As Botswana moves towards a Medium-Term Expenditure Framework (MTEF) by 2016, the International Monetary Fund (IMF) has cautioned the country to solve its persistent under-spending problem which is not compatible with this sort of framework.
“This under spending is symptomatic of a number of problems including a mis-sequenced costing process, which sees investment projects included in the budget before they are accurately costed, resulting in over budgeting in the early years, and cost over-runs and delays in the later years,” says the IMF, adding that “if not urgently addressed, under spending will constrain the credibility of the MTEF.”
MTEF refers to a top-down estimate of aggregate resources available for public expenditure consistent with macro-economic stability; bottom-up estimates of the cost of carrying out policies, both existing and new; and a framework that reconciles these costs with aggregate resources. It brings together policy-making, planning, and budgeting early in the budgeting cycle, with adjustments taking place through policy changes. The banks said the introduction of an MTEF has the potential to facilitate aggregate fiscal discipline; foster better expenditure prioritisation by lengthening the time horizon for budget decision-making and increasing the scope for shifting expenditures towards high priority areas; and, increase certainty in public spending.
Last year, at the request of the Ministry of Finance and Development Planning, a five-person team from the bank’s Fiscal Affairs Department visited Botswana to assist authorities in building consensus on the key principles and technical processes required to foster the implementation of an MTEF reform strategy. In the report that it has just released, the bank says that forecasts of revenue and expenditure have traditionally varied significantly from the budget, with the government usually returning surpluses larger than originally forecast in the budget.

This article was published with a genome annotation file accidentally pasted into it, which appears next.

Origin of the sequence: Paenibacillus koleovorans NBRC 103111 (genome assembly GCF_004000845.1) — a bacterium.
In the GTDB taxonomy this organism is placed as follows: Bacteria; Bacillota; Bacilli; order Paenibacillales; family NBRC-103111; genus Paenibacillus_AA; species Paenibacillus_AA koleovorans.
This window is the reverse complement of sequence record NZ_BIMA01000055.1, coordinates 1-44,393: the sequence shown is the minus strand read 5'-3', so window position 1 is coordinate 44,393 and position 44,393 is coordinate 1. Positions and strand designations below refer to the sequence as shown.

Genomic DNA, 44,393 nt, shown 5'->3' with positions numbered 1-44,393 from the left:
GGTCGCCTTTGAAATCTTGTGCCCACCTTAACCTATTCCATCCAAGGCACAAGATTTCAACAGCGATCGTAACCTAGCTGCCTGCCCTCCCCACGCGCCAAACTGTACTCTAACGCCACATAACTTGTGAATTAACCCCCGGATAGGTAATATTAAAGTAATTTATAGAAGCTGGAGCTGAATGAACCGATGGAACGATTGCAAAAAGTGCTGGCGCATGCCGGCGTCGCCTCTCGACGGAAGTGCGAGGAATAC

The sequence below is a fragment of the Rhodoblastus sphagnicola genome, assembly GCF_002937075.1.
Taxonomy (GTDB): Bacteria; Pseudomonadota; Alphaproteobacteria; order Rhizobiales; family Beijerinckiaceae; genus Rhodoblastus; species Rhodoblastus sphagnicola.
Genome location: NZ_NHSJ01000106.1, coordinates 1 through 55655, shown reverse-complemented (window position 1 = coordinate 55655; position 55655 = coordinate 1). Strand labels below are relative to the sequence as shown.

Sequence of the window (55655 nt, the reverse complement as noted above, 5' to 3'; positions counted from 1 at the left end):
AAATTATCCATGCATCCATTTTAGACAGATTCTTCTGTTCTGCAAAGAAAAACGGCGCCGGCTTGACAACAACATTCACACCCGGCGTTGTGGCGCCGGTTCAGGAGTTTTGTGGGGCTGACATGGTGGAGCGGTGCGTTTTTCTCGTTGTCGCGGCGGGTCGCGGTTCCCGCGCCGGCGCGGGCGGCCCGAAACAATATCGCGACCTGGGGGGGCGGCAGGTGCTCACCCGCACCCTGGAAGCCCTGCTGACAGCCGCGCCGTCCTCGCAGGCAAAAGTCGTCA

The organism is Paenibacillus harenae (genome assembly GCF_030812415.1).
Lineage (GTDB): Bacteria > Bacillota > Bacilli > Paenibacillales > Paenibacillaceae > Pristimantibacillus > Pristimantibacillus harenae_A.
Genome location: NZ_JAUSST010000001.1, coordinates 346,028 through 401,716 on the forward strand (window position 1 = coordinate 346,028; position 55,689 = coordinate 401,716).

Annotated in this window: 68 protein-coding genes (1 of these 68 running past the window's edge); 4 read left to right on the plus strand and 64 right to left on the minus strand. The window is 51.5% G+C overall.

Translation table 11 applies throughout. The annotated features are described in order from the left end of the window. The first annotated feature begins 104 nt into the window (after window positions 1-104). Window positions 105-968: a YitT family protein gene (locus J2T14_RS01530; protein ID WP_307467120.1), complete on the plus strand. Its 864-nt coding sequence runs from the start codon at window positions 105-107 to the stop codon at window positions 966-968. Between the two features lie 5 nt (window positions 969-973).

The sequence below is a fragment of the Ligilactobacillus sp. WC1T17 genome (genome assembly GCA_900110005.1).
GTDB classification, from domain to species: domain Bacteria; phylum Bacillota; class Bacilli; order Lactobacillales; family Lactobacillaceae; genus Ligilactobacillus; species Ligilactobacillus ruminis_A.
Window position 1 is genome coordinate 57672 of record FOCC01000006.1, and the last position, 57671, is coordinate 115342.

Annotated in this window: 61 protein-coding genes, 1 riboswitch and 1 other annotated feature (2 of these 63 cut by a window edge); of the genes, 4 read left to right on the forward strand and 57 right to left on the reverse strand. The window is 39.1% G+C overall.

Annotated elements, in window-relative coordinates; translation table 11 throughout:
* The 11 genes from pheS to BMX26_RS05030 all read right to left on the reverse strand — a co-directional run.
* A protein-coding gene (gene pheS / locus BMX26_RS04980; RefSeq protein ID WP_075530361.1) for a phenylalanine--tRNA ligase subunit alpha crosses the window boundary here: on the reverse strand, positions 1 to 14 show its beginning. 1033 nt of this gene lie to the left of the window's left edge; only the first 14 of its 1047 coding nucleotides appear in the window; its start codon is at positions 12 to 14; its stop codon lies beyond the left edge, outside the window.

“Revenues are persistently under forecasted, with an average error of 3.6 percent of GDP, whilst expenditures usually underperform, with an average error of 2.8 percent of GDP. These variances necessitate significant within-year adjustments to the budget whilst excess revenues can create pressure for new spending requests to be financed,” the bank’s report said.
It added that other than 2008/9 and 2009/10, when stimulus spending saw large upward revisions in development spending, the development budget has been under spending by an average 15 percent (1.5 percent of GDP) since 2005/6.
In order to address these challenges issues, IMF proposed that a number of changes to the development budgeting process should be implemented. These include re-sequencing the processes for formulating the development budget; strengthening the existing unit, systems, and procedures to oversee and quality assure the processes; and, taking administrative actions towards unifying the recurrent and development budgets, while preparing legislative change to allow the full unification of the two budgets. It further proposed that an annual budget planning process (including new budgeting techniques and templates) should be introduced for all ministries at the strategic phase of the annual budget process to identify priorities for the coming years and produce forward estimates and that the budget calendar should be adjusted to bring forward the involvement of Cabinet in approving the medium-term budget strategy.